Below is another fascinating article from the South African Railway Magazine. It puts the spotlight on Bloemfontein's history, buildings and, of course, the momentous occasion of the arrival of the railway. It also highlights the rapid development happening in the Colony at the time, following the end of the Anglo-Boer War. Thank you to the Heritage Office at Transnet for giving us access to their archives.
Bloemfontein, the Capital of the Orange River Colony, is in the heart of South Africa on the main line of the Central South African Railways, between the Cape and Transvaal. The town is prettily situated, and looking from the Railway Station, which is at the east end of its principal street, there is a quiet dignity about it, enhanced by the hills in the near background, which becomes the seat of government of a prosperous colony.
Railway Station Bloemfontein (South African Railways Magazine 1906)
The name of the town descends from one Jan Bloem, a fugitive from justice, who near the end of the Eighteenth Century, gathered round him a band of freebooters and from the fastnesses of the place sallied out to raid the cattle of the natives in the neighbourhood. Owing no doubt to the presence of water the place afterwards became a recognised outspan; but it is not until 1846 that Bloemfontein is first mentioned in history. In that year Major Warden, in command of the British troops north of the Orange River, moved his headquarters to Bloemfontein.
The Orange River Colony was made a British sovereignty and in 1848 Sir Harry Smith issued a proclamation establishing a form of government, with Bloemfontein as its seat. Six years afterwards the Imperial Government decided to abandon the territory and the British troops were withdrawn; after which - a few weeks later - the constitution of the Orange Free State was drawn up in Bloemfontein, the first President being Mr. Josias Philip Hoffman. The building in which the constitution was signed now forms the central part of the National Museum, the wings having been added by the late Orange Free State Government.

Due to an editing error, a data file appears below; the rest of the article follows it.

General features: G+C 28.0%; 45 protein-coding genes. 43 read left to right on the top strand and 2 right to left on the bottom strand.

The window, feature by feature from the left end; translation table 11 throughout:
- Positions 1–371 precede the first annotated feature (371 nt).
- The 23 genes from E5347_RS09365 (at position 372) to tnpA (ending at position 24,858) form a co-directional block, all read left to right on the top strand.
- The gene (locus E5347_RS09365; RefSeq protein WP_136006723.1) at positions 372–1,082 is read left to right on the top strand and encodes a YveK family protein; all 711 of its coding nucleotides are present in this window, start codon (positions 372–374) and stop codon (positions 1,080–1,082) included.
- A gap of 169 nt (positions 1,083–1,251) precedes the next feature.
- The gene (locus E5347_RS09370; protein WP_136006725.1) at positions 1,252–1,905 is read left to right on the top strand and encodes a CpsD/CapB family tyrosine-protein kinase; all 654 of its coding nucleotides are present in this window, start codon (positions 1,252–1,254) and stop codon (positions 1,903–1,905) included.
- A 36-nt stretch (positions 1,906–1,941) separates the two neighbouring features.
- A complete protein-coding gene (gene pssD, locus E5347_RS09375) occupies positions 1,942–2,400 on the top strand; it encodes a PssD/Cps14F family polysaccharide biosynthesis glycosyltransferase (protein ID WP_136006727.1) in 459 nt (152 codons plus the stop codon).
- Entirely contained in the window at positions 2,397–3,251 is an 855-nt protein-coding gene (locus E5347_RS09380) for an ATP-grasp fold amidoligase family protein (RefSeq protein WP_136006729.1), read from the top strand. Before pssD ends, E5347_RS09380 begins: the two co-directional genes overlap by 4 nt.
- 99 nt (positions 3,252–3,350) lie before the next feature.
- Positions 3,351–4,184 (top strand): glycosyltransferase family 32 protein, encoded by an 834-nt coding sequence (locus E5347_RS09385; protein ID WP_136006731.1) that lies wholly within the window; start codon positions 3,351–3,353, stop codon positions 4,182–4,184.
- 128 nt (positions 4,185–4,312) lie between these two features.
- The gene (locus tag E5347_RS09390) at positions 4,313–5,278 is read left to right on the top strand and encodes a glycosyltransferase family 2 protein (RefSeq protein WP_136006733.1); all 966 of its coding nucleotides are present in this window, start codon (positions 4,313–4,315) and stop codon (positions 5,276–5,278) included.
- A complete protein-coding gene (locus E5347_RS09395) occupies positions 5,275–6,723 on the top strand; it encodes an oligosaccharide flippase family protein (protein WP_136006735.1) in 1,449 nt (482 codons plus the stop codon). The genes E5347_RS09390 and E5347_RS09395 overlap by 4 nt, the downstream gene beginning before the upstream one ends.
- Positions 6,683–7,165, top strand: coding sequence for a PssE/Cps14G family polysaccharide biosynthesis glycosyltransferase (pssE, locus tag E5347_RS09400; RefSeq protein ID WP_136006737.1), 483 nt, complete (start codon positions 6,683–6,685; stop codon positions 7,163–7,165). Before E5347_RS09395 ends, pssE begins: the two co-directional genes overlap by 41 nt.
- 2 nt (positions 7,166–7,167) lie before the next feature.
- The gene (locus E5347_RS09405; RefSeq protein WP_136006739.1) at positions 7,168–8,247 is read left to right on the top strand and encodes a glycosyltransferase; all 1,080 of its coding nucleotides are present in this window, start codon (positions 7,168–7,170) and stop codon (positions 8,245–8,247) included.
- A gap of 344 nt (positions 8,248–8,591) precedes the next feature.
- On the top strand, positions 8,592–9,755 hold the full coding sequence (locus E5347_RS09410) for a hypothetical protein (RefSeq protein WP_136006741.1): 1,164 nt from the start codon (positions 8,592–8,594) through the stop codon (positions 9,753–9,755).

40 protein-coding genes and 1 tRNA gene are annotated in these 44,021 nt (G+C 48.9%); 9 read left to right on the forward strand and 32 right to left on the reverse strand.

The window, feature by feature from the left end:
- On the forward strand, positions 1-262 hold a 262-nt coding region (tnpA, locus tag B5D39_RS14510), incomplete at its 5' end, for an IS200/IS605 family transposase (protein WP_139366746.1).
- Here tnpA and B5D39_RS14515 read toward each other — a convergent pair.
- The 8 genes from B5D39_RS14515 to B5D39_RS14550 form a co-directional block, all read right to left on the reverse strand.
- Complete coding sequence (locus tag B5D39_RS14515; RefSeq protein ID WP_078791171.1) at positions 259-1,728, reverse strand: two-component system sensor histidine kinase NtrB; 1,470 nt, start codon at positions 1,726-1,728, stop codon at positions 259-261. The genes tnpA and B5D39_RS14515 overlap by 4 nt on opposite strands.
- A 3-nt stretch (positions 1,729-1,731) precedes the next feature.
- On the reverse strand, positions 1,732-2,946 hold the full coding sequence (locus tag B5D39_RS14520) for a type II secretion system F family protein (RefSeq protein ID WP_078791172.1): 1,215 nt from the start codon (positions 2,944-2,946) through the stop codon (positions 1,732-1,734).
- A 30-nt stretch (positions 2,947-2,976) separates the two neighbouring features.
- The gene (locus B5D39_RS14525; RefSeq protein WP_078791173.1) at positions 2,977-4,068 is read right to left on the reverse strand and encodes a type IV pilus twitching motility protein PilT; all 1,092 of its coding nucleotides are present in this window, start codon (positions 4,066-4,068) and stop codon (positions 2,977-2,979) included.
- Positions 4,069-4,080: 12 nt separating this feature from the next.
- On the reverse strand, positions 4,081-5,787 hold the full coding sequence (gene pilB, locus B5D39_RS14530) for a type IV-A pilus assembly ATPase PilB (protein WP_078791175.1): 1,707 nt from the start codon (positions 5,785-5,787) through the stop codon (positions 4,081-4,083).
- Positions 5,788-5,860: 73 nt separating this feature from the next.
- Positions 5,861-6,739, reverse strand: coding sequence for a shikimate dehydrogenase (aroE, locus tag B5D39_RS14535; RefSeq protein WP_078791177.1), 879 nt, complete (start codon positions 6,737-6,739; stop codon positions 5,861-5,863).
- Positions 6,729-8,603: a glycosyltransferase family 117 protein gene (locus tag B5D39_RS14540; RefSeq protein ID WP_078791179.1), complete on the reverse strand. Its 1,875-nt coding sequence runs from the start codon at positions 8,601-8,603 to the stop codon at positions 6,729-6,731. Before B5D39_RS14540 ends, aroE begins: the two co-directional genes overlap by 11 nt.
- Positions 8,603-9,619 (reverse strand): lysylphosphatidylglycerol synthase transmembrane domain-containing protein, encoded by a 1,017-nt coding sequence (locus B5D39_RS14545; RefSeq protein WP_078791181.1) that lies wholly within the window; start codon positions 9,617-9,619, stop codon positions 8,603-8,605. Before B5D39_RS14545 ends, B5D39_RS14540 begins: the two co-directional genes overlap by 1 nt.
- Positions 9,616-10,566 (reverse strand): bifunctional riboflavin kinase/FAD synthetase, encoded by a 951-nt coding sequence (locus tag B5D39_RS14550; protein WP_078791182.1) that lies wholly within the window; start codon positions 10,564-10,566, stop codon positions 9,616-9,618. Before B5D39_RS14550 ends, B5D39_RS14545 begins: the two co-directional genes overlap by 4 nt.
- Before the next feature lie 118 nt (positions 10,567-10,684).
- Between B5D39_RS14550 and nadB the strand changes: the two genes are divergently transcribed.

In 1886-7 the gold fields of the Transvaal attracted great attention and the Cape Government, under arrangement with the Government of the late Orange Free State, decided to push through the railway line, which then terminated at Colesburg Junction: thus in 1890 Bloemfontein was first connected up by rail with the Cape Colony. The event was one of the most important in the annals of the town and was celebrated in a manner befitting the occasion. Hundreds of visitors came in from all parts of the Colony to attend the opening ceremony which was performed by President Reitz on 17th December 1890. A dinner and ball formed part of the rejoicing and a special medal to commemorate the occasion was struck and distributed to the children of the town.
No time was lost in pushing the line northwards and in February 1892 Kroonstad was reached. Two months later the first engine crossed the temporary bridge over the Vaal River thereby bringing the Orange Free State capital into much closer touch with that of the Sister Republic.
In 1897 the Orange Free State Government decided to take over the railways from the Cape Government and many of the Cape staff elected to throw in their lot with the new regime. Mr. R. E. Brounger, at one time Engineer to the Cape Government Railways, and afterwards the engineer in charge of the construction of the line, was appointed Director General of the Orange Free State Railway with headquarters at Bloemfontein.